Zuckerberg announced Graph Search semantic search feature in January of this year as a beta, then as a limited release in March. Four months on, I still don’t have access to it and neither do a majority of Facebook users.
When announced, it sounded like a powerful search feature at last, although one that could be abused. For some reason, Graph Search is a flop so far.
To the extent that it's available and works as advertised, Graph Search is seen as a potential privacy invasion or, at least, something that requires special care to protect one’s privacy.
In fact, if you Google the words Facebook Graph Search and sort by, say, the most recent week, the results are filled with requests for how to remove it, sites making fun of it or articles about how dangerous it is.
With a limited rollout, it’s still unclear whether Graph Search will be useful to ordinary users, or merely serve as a powerful tool for stalkers, con artists and opportunists.
Facebook’s most recent bold announcement on April 4 is Home, the user interface for select phones high-end Android phones that places a persistent Facebook layer on top of all other applications. The flagship HTC First phone comes with Home as a default interface layer. (A limited version of the interface executes within Facebook’s iOS app.)
Facebook Home sounded like an incredibly good idea. Facebook fans got a “screensaver” on their phones’ home screens made up of their friends’ photos, and they could keep chats with friends going on top of other phone apps.
But like so many other Facebook features, Home is another flop. Carriers are backing away from it and users are rejecting it. (AT&T famously dropped support for the HTC First “Facebook phone” just weeks after its launch.) Facebook itself is reportedly telling European carriers to “hold off” on introductions of the HTC First.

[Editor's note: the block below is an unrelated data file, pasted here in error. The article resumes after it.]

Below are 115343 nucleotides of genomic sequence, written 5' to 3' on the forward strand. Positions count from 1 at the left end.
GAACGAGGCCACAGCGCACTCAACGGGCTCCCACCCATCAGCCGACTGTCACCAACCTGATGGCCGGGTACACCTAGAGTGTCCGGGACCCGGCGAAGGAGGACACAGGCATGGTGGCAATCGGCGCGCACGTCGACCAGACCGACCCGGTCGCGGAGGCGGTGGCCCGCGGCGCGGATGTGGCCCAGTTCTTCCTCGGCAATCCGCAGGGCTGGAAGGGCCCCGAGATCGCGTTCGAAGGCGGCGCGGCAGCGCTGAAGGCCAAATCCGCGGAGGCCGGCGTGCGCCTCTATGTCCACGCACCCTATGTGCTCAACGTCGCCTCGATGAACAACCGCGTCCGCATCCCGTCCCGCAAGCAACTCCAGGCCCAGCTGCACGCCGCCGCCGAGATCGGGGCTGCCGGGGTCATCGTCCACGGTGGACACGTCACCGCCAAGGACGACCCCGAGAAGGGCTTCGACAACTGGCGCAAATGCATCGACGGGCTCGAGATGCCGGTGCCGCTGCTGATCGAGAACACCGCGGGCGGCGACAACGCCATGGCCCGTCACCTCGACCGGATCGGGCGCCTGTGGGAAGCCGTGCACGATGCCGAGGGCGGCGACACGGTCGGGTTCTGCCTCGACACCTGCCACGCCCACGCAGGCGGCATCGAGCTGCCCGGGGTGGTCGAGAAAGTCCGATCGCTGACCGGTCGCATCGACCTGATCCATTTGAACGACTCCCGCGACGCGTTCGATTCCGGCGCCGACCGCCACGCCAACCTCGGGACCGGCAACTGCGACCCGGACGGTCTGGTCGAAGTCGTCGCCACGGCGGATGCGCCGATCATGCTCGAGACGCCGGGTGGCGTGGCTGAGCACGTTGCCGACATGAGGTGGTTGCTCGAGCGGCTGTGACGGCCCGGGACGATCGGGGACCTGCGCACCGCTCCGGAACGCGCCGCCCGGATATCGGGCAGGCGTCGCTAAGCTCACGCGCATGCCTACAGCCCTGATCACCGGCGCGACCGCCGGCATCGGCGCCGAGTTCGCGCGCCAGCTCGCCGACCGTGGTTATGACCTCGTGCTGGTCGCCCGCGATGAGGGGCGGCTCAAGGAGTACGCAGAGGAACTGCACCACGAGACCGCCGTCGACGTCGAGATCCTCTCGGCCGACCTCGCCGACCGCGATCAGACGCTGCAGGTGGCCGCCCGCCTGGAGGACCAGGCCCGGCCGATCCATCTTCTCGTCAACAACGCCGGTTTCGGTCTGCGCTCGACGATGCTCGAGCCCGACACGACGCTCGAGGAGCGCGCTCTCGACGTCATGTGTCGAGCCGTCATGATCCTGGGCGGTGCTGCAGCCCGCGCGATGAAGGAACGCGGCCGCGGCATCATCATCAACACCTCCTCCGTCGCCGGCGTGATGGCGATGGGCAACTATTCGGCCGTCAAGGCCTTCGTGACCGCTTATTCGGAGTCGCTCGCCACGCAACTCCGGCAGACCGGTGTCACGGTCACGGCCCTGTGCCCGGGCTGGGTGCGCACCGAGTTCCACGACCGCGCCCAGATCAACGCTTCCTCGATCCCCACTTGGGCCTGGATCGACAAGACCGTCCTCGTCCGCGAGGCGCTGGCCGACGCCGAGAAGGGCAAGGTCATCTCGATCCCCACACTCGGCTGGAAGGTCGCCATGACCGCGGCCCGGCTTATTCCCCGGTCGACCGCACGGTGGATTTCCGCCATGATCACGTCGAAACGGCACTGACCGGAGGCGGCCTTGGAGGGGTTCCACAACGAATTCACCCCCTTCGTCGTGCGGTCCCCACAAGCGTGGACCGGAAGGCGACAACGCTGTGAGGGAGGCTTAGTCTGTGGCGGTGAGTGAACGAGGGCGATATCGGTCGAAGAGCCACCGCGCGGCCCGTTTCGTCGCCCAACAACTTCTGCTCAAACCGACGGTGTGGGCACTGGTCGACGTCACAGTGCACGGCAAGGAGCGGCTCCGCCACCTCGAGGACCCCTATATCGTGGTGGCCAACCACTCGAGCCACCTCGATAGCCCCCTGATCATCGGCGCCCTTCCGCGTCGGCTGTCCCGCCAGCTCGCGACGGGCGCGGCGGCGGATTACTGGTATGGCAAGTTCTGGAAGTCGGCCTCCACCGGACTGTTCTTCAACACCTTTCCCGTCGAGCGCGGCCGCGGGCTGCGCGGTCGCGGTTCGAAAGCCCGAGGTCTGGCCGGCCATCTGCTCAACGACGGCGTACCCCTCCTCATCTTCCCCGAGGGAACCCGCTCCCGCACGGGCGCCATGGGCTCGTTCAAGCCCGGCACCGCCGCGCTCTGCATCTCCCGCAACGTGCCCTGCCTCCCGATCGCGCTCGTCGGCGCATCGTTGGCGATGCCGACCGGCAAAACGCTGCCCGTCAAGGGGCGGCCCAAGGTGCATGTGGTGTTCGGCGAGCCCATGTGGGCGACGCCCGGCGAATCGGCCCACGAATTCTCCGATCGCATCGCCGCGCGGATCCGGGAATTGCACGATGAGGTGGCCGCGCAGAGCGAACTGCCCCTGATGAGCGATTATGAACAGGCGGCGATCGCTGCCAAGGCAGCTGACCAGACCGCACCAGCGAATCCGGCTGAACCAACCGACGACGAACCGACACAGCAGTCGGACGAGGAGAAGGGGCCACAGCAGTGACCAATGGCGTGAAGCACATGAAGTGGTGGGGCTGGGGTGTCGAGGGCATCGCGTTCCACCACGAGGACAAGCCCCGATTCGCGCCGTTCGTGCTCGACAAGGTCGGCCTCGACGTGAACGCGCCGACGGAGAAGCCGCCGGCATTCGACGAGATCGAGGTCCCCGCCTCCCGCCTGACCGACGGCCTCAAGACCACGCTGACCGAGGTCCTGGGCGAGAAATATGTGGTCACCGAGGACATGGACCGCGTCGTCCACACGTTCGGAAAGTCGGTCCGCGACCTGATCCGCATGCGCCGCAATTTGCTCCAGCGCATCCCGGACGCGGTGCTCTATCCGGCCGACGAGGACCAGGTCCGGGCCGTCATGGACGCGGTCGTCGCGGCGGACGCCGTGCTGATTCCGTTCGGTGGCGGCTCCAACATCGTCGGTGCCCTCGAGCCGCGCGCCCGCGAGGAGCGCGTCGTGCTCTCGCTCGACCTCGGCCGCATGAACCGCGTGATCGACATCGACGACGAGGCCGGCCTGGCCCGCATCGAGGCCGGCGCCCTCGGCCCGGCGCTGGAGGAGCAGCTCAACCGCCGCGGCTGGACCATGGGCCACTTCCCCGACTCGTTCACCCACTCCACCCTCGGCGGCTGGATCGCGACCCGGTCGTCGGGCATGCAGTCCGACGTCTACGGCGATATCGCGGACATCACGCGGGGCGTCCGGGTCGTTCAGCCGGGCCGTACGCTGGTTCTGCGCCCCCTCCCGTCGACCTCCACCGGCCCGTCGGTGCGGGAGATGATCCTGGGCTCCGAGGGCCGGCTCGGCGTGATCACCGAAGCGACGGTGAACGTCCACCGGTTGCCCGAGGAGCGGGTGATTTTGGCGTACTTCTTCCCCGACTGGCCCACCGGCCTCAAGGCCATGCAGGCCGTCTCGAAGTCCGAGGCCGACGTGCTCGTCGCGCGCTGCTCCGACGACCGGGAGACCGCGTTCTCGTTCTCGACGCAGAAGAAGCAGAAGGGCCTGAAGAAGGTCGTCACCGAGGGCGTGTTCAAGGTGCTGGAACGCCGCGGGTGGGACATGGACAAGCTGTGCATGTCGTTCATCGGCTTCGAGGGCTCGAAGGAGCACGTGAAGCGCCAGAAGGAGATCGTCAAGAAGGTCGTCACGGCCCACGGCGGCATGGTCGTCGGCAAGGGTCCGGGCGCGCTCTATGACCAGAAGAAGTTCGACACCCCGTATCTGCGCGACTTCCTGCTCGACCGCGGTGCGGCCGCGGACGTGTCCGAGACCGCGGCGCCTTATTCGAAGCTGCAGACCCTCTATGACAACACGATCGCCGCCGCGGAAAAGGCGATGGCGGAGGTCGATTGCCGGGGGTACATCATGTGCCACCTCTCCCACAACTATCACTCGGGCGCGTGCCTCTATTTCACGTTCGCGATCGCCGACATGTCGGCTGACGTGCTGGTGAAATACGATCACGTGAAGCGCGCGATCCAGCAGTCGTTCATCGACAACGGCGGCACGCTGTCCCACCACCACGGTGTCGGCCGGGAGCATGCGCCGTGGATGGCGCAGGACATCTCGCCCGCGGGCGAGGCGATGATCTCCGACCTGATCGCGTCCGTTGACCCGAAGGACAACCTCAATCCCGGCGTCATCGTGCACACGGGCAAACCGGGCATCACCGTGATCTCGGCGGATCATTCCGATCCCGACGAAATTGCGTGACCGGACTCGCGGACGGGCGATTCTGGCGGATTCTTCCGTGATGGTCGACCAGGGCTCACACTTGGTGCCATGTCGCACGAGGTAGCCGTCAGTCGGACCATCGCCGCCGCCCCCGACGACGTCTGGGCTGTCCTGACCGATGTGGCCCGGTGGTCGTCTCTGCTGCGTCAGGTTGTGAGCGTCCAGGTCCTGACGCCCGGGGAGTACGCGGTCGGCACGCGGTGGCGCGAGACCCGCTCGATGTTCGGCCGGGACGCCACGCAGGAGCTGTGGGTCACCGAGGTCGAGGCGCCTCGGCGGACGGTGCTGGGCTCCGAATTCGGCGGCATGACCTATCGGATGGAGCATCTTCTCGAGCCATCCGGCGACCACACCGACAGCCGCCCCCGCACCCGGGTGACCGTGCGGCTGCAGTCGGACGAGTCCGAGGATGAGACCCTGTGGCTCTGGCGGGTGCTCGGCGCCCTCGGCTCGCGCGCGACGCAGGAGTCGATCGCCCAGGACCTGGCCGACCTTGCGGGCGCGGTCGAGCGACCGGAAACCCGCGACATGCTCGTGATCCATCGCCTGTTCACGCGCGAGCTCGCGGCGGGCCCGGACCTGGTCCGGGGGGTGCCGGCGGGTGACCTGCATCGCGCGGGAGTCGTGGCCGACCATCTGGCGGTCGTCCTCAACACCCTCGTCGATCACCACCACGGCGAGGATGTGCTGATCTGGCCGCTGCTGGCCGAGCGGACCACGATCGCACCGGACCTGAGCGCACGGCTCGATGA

All these failures add up to a clear pattern: Every major new feature not forced on users by Facebook (such as the Timeline and “Suggested Posts”) completely fails.
Facebook simply can’t get users to try new things. But why?
I think the explanation can be found in how users view Facebook in the first place. I’ve found that most Facebook users don’t really view Facebook as a service they enjoy for the features and functions, but simply as a passive location where their family and friends are, a kind of public facility.
It’s not like a hotel where users are looking for services. It’s more like a public beach where they just want it to stay the way it always was.
On the one hand, users can’t be lured away easily by rival social networks with better features because users don’t care. But on the other, Facebook can’t achieve all its monetization goals through increased engagement with new features because, again, users don’t care.
Facebook users who do care about features above all leave Facebook and move to Google+, Twitter, Pinterest and other smaller social networks. Although the number of users leaving Facebook is a small percentage, these are more likely to be the highly desirable active, engaged users.
That leaves Facebook with a concentrated apathy demographic, the non-using user segment. And that skewed user base becomes even harder to sell new features to. (It’s not great for advertising, either.)
For the past three years, every significant new feature Facebook has introduced with the exception of Timeline has flopped, fizzled and failed.
If Facebook is to succeed in the long run, the company will simply have to figure out how to convince users to try new features. Because if they don’t, Facebook will increasingly become the Internet’s geriatric ward, a relic of the Internet’s past.